Real Estate Investor Overview
Why you should Invest in Real Estate:
Rental Income % - This is the yield in percentage directly from rental income. It can be calculated as either gross or net.
Benefits of Inflation - Rents usually increase with inflation while mortgage remain the same. This increases cash flow without increasing the mortgage payment to own property. When inflation goes up, the pool of renters increases as purchasing becomes more expensive for the average consumer. More demand means higher rents.
Paying Down Loans - Amortization (or paying down loans) increases equity to buy more properties. Remember, tenants are paying down the loan.
Real Estate vs. Stock Market - Stocks and bonds are inflation sensitive. Dividends are subject to ups & downs based on the stock value. Real Estate, on the other hand, is a multi-facet investment which provides different ways for returns.
Appreciation - Rental properties normally appreciate in the value with inflation. Increased value facilitates reinvestment in higher value properties, or provide equity lines of credit to use for other investments. Is the neighborhood increasing in value, flat, or declining? Always buy when value is increasing.
Leveraging to Purchase - Leveraging while being careful to buy properties with high demand provides greater return by way of %. For example, using $100,000 for down payments to purchase three properties, instead of buying one for $100,000 cash, can greatly increase returns. However, never over leverage.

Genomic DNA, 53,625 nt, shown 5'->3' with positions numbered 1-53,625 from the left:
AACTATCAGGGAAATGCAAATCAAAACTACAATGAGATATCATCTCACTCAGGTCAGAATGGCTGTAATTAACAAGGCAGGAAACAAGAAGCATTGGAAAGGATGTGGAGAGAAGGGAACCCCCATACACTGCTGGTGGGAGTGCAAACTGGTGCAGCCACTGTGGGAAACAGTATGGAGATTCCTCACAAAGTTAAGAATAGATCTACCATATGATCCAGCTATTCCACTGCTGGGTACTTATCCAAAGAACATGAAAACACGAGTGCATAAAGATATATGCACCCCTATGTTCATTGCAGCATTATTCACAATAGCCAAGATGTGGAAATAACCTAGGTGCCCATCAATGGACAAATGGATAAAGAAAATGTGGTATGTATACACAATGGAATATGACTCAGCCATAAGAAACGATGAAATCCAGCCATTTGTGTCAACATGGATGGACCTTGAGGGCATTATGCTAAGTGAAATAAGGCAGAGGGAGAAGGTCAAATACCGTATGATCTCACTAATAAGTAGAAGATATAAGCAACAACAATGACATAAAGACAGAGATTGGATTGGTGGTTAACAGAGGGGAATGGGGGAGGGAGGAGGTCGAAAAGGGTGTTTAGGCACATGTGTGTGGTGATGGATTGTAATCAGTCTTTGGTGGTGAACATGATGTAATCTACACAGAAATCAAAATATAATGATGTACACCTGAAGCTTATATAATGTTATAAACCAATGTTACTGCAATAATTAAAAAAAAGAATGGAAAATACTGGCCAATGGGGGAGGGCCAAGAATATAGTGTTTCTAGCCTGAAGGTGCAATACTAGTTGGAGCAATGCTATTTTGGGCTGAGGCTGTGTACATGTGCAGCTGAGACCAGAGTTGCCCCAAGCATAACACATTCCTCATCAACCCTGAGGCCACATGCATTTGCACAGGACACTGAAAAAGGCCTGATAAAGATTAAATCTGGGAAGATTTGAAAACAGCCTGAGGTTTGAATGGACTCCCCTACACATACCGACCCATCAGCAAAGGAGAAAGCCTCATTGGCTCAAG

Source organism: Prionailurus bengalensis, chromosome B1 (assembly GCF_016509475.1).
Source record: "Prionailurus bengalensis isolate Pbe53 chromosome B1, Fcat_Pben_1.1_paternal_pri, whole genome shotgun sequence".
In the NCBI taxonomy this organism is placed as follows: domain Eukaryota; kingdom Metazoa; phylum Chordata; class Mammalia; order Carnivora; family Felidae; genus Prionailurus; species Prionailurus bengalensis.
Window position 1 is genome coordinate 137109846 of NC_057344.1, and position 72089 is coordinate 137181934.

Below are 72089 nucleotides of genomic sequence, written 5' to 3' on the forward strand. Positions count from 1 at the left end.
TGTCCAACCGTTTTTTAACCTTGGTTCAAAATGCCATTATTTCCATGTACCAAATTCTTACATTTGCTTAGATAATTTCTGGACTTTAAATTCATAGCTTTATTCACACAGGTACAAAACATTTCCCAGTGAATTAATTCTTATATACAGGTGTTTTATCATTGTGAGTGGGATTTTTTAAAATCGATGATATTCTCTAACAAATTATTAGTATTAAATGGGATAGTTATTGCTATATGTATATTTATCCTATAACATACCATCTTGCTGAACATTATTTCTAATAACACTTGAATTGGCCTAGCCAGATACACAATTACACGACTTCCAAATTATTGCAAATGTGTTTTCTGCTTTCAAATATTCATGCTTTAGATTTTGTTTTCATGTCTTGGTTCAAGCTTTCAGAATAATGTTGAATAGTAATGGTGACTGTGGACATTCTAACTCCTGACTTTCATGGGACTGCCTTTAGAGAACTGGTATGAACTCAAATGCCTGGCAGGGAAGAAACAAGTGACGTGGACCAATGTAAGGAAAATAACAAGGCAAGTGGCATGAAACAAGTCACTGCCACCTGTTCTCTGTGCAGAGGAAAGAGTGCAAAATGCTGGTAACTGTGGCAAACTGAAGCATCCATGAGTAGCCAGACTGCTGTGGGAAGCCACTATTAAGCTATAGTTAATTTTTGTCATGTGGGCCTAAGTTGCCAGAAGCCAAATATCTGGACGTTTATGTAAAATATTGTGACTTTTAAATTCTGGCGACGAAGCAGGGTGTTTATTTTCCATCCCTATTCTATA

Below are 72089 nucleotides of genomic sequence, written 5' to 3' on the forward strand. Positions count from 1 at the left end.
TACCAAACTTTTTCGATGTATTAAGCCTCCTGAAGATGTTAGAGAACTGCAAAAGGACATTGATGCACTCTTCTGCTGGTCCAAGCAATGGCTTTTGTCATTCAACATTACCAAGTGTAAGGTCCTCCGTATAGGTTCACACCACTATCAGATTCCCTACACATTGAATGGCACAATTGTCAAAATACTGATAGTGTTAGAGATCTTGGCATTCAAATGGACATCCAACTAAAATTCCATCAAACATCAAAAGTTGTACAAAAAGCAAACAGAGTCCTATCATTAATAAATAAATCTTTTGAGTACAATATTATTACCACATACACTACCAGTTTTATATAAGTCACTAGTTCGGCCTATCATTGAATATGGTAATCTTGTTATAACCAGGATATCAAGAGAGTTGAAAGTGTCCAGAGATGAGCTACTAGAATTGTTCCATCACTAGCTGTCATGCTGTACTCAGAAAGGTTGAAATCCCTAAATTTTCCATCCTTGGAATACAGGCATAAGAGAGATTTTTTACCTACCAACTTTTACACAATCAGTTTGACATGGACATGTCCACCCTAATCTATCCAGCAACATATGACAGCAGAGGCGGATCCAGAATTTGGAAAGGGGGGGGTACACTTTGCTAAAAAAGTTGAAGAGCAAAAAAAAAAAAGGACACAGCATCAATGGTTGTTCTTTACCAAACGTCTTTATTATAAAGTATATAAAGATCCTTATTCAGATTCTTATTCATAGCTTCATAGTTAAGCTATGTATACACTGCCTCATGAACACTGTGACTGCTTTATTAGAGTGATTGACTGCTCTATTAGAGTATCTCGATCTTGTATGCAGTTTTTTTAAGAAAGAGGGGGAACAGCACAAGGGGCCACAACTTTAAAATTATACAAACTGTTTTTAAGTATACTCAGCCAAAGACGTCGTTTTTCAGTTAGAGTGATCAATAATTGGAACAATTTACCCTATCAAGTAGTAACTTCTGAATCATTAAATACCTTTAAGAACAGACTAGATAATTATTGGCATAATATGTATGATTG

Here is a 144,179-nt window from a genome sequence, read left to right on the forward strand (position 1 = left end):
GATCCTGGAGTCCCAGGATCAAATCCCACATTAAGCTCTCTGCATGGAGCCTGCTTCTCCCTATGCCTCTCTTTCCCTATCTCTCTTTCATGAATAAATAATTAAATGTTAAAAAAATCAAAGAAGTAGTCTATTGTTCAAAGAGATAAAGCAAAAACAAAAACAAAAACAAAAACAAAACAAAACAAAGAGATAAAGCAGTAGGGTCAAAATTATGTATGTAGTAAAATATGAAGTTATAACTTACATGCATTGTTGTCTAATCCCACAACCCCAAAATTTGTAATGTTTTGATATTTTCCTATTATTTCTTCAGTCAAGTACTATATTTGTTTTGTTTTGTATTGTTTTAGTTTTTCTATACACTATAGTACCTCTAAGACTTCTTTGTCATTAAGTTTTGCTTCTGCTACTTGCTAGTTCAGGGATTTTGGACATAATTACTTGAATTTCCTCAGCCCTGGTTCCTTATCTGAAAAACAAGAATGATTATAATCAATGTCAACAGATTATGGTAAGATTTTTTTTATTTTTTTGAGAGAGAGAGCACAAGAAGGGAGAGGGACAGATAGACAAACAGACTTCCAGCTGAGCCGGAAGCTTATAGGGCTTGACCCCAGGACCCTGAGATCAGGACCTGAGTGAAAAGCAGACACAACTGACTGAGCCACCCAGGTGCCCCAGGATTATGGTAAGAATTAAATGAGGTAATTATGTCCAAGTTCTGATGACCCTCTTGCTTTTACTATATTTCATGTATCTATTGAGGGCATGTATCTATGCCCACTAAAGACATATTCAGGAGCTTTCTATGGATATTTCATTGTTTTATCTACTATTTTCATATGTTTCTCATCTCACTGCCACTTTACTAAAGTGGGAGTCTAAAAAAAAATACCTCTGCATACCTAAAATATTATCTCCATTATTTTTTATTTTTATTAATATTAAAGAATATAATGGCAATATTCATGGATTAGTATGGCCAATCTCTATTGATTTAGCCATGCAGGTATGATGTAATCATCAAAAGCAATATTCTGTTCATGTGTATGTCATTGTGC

Property Improvements Increase equity - Many investors purchase properties at a reduced price because they lack certain features or are in need of improvements. They have calculated this in the end value of the property. This is known as ARV (Appraised Repaired Value).
TYPES of Investors:
FLIPPERS - Investors looking to make immediate return on investment. Short term goal.
BUY & HOLD - Investor looking at long term investment. Does not expect to see an immediate return. Planning for the future.
WHOLESALER - This investor goes into a contract with a home owner, then markets the property (normally in distress) and resells it to an investor, the profit coming from the difference between contracted price and sale price. Usually involves cash, lines of credit, or hard money loans.
Questions to ask yourself
What are your long/short term goals?
What type of return are you looking for?
Are you wanting to do a 1031 exchange?
Do you have a preference in location?
Are you open to making repairs? Full remodel?
How long do you want to keep the property?
How many properties do you want, and in how long?